5 of 5 thought this review was well written
Make no mistake about it, Feels
is a trip. Now this might not seem like a very original or inspiring territory for music; there have been multiple other albums by an array of artists that have created trip and drug influenced records. The difference with Feels
however as opposed to those other albums is that Feels
isn't drug-motivated or outside influenced. Rather, Feels feels
likes a natural trip, as if nature is beckoning us to wonder about all that is life, devoid of man's intervention. It's organic, solely and completely, an album that sounds like the sun, the trees, and all the intricate beauties that make up our living, breathing environment. The wonderful thing about it is that life is a trip on its own; a colorful spectrum of lights and sounds and moments that weave through one another to create experience, and this is the pool that Animal Collective dive into with Feels
There's also a certain amount of child-like wonder to this album, made clear by Avey Tare and Panda Bear's various use of quiet giggling shouts and innocent banter about looking at the world through glaring optomism and purity. Feels
is constructed in a way that seems disjointed at first, but slowly reveals itself to be a complete experience, made significantly apparent by the album's first half that is folkier, more upbeat, and playful than the album's daunting 2nd half, which is layered with ballads and brimming ambience. The beauty is that the 1st half, after a few listens or so, starts to dissolve into the second half as the sunny and poignant "Bees" dissipates into the glorious revelation that is "Banshee Beat". It is on this track that Feels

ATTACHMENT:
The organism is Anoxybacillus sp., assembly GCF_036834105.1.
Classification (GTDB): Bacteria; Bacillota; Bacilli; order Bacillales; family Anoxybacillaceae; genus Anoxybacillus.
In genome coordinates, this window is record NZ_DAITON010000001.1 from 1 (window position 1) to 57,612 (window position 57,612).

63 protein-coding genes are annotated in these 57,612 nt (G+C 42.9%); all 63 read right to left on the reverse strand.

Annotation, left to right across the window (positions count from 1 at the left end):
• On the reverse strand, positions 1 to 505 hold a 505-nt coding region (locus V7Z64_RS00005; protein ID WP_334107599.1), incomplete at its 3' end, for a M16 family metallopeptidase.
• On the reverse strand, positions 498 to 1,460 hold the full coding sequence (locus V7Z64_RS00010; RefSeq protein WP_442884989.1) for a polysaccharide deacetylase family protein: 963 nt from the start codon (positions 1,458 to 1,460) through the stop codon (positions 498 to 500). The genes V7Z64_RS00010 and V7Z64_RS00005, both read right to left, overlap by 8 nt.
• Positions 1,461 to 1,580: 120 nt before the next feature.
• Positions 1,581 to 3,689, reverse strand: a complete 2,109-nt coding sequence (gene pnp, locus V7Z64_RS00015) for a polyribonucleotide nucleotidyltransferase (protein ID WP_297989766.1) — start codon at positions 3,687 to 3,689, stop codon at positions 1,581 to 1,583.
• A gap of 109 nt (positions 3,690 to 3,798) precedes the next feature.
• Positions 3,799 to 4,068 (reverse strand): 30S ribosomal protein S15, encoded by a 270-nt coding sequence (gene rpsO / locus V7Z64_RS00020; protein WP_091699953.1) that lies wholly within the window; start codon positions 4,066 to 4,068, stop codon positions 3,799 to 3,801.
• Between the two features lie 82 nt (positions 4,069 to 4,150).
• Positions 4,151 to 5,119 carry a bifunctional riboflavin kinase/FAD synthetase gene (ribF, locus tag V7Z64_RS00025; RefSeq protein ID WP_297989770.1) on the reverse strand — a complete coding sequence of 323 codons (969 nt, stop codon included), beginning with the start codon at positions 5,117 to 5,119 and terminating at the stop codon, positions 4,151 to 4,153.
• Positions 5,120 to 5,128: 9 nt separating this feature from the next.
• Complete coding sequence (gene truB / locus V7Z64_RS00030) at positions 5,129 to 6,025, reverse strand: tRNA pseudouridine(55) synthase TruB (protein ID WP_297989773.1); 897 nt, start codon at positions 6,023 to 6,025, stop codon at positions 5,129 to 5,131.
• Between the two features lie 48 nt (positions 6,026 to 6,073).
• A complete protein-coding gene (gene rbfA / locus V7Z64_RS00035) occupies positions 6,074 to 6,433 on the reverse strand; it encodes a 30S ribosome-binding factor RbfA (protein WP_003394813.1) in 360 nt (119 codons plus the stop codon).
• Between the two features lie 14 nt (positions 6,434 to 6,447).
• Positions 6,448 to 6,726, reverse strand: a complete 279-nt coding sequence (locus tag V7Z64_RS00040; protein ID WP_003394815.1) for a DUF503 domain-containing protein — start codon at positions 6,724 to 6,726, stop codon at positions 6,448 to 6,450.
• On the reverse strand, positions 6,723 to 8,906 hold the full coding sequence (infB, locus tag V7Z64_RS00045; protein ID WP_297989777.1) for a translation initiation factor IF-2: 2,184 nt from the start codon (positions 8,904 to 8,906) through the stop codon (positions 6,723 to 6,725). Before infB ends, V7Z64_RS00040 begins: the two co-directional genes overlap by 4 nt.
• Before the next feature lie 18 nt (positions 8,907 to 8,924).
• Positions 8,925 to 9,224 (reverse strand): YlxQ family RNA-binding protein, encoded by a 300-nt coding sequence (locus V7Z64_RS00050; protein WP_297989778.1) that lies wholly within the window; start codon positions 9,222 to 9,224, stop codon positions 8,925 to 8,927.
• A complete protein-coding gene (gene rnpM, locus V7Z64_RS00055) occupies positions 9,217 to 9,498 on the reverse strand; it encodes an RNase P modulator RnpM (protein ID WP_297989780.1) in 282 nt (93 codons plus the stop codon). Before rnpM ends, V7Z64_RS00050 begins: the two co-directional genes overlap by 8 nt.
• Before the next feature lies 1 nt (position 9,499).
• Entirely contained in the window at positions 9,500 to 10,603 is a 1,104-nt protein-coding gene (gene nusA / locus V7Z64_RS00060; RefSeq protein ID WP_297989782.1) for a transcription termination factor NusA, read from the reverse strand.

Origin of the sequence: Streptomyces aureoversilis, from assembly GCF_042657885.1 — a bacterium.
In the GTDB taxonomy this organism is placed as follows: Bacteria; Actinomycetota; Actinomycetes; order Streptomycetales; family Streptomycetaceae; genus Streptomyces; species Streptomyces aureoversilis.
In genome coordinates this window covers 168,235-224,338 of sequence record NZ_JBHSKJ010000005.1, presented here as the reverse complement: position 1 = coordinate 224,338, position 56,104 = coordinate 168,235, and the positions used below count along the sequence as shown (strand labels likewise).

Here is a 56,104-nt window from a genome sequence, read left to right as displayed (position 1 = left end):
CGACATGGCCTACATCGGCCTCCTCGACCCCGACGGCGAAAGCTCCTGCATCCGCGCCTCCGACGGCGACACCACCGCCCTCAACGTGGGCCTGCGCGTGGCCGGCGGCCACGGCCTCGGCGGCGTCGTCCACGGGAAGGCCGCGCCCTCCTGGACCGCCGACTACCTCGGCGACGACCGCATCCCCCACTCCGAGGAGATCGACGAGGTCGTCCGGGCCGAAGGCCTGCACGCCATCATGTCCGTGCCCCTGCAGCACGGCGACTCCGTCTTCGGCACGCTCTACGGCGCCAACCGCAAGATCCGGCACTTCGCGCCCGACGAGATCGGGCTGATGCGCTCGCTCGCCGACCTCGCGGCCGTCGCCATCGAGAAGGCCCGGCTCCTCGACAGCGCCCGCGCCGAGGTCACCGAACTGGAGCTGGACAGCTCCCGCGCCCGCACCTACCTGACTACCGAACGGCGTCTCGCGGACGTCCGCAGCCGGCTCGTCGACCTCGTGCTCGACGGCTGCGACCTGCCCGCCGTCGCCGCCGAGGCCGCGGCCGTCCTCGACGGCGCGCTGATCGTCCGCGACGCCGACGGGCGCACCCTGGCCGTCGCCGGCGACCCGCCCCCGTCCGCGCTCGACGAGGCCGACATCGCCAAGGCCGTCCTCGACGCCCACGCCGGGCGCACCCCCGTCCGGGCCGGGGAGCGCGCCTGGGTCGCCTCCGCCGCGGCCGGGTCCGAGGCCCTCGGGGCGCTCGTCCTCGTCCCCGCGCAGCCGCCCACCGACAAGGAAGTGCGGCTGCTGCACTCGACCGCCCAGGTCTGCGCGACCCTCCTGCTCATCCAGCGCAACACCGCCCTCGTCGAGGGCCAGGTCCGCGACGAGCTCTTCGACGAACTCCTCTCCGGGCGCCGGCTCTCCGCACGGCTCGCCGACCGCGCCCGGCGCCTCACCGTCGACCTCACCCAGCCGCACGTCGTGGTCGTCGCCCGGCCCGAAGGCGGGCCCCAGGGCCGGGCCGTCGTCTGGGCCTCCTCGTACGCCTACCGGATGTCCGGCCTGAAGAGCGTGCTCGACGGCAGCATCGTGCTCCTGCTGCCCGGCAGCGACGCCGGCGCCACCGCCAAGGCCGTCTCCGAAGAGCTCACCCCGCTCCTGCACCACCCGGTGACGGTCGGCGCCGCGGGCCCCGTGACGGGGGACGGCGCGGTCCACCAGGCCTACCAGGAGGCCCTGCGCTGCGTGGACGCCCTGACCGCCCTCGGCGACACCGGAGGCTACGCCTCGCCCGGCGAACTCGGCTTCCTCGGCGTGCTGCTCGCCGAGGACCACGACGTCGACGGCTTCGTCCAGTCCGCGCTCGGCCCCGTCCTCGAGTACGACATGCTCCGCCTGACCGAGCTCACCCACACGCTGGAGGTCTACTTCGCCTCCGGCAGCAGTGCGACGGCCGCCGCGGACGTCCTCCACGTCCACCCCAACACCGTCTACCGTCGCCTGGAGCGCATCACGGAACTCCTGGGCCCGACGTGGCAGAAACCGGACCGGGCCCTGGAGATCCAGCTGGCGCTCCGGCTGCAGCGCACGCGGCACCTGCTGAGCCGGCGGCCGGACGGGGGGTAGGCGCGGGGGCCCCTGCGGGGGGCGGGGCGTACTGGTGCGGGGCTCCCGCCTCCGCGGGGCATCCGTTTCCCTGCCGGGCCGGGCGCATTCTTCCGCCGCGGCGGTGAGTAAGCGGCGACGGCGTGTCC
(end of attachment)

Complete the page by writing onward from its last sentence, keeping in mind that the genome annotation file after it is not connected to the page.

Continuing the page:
's child-like wonder is most noticable as Avey Tare sounds like he's up in the clouds with his striking, bubbling vocals belting out lines like "So I duck out / go down to find the swimming pool / Hop a fence / leave the street and wet my feet / I'll find a swimming pool
" that are punctuated with "woo's!" and "ahh's!" that are brought forth with such clarity. There is also a warmth to Feels
as the swirling melodies feel like a blanket across your skin, sheltering you as a mother would her young. By the time the confident "Turn Into Something" unravels into nothing to close the album you're left better off than before you listened to Feels
, a smile upon your face, like the one you had when you were 3 and opened the first present of Christmas morning.
While that explains the child-like wonder of Feels
, "The Purple Bottle" is where Feels
takes on a completely different niche akin to the natural trippiness as stated above. Not only is the song masterfully crafted, seamlessly combining frantic verses with sudden chilled-out stops and a foot-stomping ending, "The Purple Bottle" may be the pinnacle of Animal Collective's career lyrically. "sometimes you're quiet and sometimes I'm quiet / hallelujah / sometimes I'm talkative and sometimes you're not talkative / I know / can I tell you that you are the purple in me? / can I call you just to hear you / would you care? / when I saw you put your purple finger on me / there's a feeling in your bottle, found your bottle, found your heart"
is as majestic as it is heartwarming and one can't help but to envision a purple goblin reaching out ever so slowly to graze across your skin. A child's imagery, for sure.
Natural, organic, mesmerizing, warm, hypnotic, Feels
is a wonderous journey through the innocence of childhood and the nature and curiosity surrounding our lives.